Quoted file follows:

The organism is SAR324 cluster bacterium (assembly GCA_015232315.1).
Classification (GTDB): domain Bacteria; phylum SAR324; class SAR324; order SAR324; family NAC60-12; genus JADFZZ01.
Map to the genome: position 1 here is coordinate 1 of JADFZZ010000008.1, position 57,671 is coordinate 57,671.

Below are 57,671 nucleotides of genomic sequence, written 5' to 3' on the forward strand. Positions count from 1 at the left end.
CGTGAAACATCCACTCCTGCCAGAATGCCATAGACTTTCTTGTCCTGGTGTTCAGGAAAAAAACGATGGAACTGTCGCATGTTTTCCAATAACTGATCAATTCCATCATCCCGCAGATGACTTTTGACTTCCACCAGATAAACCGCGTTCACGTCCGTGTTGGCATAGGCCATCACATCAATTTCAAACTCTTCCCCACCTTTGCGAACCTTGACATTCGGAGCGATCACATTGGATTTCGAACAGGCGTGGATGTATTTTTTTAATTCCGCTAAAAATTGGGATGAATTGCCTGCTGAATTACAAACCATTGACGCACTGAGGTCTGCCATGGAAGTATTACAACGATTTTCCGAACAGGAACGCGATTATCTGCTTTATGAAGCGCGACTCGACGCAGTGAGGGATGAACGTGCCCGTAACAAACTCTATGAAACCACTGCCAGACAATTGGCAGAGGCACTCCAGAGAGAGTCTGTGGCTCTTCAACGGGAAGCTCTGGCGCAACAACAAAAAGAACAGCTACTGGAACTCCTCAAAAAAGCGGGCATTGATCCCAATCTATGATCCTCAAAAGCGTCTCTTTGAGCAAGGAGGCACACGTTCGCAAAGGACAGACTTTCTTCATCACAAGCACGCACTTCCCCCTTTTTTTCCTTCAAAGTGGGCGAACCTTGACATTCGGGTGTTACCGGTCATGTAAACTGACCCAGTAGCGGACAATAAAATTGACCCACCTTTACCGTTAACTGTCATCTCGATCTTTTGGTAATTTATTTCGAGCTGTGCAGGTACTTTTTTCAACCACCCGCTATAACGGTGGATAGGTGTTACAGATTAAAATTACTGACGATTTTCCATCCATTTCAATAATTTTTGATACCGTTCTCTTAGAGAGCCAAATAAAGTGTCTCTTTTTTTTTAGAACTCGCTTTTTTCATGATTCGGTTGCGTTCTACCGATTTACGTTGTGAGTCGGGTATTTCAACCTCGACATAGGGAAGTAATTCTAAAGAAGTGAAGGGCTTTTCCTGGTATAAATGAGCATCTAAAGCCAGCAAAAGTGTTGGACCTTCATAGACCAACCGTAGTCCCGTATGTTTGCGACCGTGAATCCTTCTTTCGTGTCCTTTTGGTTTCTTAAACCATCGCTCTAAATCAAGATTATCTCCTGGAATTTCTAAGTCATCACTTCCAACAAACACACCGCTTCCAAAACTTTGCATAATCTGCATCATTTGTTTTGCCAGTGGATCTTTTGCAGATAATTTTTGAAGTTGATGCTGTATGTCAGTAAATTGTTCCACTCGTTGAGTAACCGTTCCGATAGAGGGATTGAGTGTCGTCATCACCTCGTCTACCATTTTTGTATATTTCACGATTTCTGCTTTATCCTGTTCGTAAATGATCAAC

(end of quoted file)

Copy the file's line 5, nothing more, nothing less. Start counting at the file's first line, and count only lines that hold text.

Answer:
CGTGAAACATCCACTCCTGCCAGAATGCCATAGACTTTCTTGTCCTGGTGTTCAGGAAAAAAACGATGGAACTGTCGCATGTTTTCCAATAACTGATCAATTCCATCATCCCGCAGATGACTTTTGACTTCCACCAGATAAACCGCGTTCACGTCCGTGTTGGCATAGGCCATCACATCAATTTCAAACTCTTCCCCACCTTTGCGAACCTTGACATTCGGAGCGATCACATTGGATTTCGAACAGGCGTGGATGTATTTTTTTAATTCCGCTAAAAATTGGGATGAATTGCCTGCTGAATTACAAACCATTGACGCACTGAGGTCTGCCATGGAAGTATTACAACGATTTTCCGAACAGGAACGCGATTATCTGCTTTATGAAGCGCGACTCGACGCAGTGAGGGATGAACGTGCCCGTAACAAACTCTATGAAACCACTGCCAGACAATTGGCAGAGGCACTCCAGAGAGAGTCTGTGGCTCTTCAACGGGAAGCTCTGGCGCAACAACAAAAAGAACAGCTACTGGAACTCCTCAAAAAAGCGGGCATTGATCCCAATCTATGATCCTCAAAAGCGTCTCTTTGAGCAAGGAGGCACACGTTCGCAAAGGACAGACTTTCTTCATCACAAGCACGCACTTCCCCCTTTTTTTCCTTCAAAGTGGGCGAACCTTGACATTCGGGTGTTACCGGTCATGTAAACTGACCCAGTAGCGGACAATAAAATTGACCCACCTTTACCGTTAACTGTCATCTCGATCTTTTGGTAATTTATTTCGAGCTGTGCAGGTACTTTTTTCAACCACCCGCTATAACGGTGGATAGGTGTTACAGATTAAAATTACTGACGATTTTCCATCCATTTCAATAATTTTTGATACCGTTCTCTTAGAGAGCCAAATAAAGTGTCTCTTTTTTTTTAGAACTCGCTTTTTTCATGATTCGGTTGCGTTCTACCGATTTACGTTGTGAGTCGGGTATTTCAACCTCGACATAGGGAAGTAATTCTAAAGAAGTGAAGGGCTTTTCCTGGTATAAATGAGCATCTAAAGCCAGCAAAAGTGTTGGACCTTCATAGACCAACCGTAGTCCCGTATGTTTGCGACCGTGAATCCTTCTTTCGTGTCCTTTTGGTTTCTTAAACCATCGCTCTAAATCAAGATTATCTCCTGGAATTTCTAAGTCATCACTTCCAACAAACACACCGCTTCCAAAACTTTGCATAATCTGCATCATTTGTTTTGCCAGTGGATCTTTTGCAGATAATTTTTGAAGTTGATGCTGTATGTCAGTAAATTGTTCCACTCGTTGAGTAACCGTTCCGATAGAGGGATTGAGTGTCGTCATCACCTCGTCTACCATTTTTGTATATTTCACGATTTCTGCTTTATCCTGTTCGTAAATGATCAAC